Guen Kalea 13
48270 Markina-Xemein, Bizkaia

Images (16)
Continue visit: Following monuments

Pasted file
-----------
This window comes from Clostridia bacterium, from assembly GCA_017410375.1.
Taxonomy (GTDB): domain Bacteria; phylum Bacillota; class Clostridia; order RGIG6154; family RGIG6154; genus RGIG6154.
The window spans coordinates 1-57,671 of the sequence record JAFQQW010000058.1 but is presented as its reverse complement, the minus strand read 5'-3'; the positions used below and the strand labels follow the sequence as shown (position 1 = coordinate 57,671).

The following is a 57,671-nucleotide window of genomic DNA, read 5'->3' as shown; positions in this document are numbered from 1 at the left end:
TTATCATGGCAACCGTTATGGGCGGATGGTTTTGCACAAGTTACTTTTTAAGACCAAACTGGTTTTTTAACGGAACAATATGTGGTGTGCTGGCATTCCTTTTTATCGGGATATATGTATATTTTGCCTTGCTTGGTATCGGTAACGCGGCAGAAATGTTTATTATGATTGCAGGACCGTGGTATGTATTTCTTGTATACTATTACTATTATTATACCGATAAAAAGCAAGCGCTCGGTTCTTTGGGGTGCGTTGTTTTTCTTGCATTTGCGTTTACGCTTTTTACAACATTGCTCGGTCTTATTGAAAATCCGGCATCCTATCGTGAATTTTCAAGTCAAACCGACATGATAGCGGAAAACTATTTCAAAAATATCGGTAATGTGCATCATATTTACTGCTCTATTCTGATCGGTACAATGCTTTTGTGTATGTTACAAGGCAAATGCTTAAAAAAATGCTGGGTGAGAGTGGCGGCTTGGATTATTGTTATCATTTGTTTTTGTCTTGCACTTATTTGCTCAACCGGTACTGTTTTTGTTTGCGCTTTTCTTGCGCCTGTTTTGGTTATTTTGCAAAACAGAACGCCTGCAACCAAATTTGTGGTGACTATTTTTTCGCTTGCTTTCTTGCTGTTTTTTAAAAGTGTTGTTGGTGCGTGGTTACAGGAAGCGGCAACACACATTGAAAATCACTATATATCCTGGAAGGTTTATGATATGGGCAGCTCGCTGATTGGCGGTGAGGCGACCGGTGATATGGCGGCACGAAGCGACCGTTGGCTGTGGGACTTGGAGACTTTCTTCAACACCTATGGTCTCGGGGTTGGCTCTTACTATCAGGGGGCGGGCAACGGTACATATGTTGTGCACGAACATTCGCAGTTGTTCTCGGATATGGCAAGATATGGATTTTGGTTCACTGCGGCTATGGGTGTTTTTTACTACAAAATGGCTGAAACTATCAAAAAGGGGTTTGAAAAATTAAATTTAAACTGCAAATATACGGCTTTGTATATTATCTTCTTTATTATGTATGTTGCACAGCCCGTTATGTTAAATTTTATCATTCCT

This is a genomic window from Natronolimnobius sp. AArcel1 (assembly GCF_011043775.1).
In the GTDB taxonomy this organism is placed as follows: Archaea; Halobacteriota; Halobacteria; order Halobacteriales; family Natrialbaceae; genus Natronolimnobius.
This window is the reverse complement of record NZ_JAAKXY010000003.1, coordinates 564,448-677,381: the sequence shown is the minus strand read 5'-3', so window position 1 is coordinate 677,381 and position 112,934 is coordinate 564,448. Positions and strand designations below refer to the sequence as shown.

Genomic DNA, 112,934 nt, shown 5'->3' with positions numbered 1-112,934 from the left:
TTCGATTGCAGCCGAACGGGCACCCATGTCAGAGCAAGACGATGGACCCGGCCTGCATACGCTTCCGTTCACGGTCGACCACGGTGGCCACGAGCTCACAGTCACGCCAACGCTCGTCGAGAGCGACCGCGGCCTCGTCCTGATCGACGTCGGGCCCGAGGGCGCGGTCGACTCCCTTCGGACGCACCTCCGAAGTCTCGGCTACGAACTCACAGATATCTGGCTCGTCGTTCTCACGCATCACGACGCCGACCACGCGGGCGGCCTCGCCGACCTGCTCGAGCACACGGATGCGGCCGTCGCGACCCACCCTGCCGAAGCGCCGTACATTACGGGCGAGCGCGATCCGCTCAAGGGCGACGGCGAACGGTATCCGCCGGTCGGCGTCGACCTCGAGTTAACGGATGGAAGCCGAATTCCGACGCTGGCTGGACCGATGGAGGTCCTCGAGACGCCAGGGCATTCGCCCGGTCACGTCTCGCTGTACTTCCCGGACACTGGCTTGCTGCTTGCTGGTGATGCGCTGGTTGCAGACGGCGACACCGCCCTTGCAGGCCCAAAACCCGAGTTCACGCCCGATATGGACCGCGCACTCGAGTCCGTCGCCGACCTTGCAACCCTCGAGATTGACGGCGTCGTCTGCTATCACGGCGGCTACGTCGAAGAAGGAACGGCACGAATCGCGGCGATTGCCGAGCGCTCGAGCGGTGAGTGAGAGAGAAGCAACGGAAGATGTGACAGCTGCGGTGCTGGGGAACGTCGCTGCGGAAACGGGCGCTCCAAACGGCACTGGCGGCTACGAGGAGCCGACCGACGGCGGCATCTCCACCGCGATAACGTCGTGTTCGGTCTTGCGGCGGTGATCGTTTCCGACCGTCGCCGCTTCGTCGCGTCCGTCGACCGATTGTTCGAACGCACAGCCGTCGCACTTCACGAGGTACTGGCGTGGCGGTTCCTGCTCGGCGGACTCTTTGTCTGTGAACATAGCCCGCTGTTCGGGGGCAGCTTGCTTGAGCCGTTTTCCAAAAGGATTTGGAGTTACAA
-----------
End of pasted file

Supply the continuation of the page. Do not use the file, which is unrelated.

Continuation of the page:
Old Town Hall. Until the construction of the town hall, the council that governed the town held its meetings in the corner end of Erdikokalea, in Xemein, and in the church of San Pedro de Elizabarria. The biography of this building, which today is the headquarters of the Justice of Peace, dates back to the 16th century. It is a property that has undergone different phases in its construction. Since the 18th century it was agreed to expand the first existing building so that in the 19th century it could proceed with new reforms and distributions in which the architect Rafael Zavala intervened. On the ground floor there is a wide open portico supported by eight baroque sandstone columns from Mount Oiz made by Juan de Basaybar and Sebastián de Leixardi between the years 1636 and 1646. The first floor overlooks Guenkalea, Erdikokalea and Zeharkalea streets with wrought iron balconies. The portico, next to the main door, houses a canvas of the Immaculate Conception and a sign with the following text: Don Francisco Aguriano Bishop of Calahorra y la Calzada grants 40 days of indulgence to anyone who prays a Hail Mary or Hail to this Holy Image. The image and the text evoke the one who was the Patroness of the town from the 17th to the early 20th centuries. The tower, from the 19th century, is included within the set of the old town hall; its construction, as well as the machinery of the clock, has undergone several reforms. The clock continues to provide the time and the tower is in excellent condition.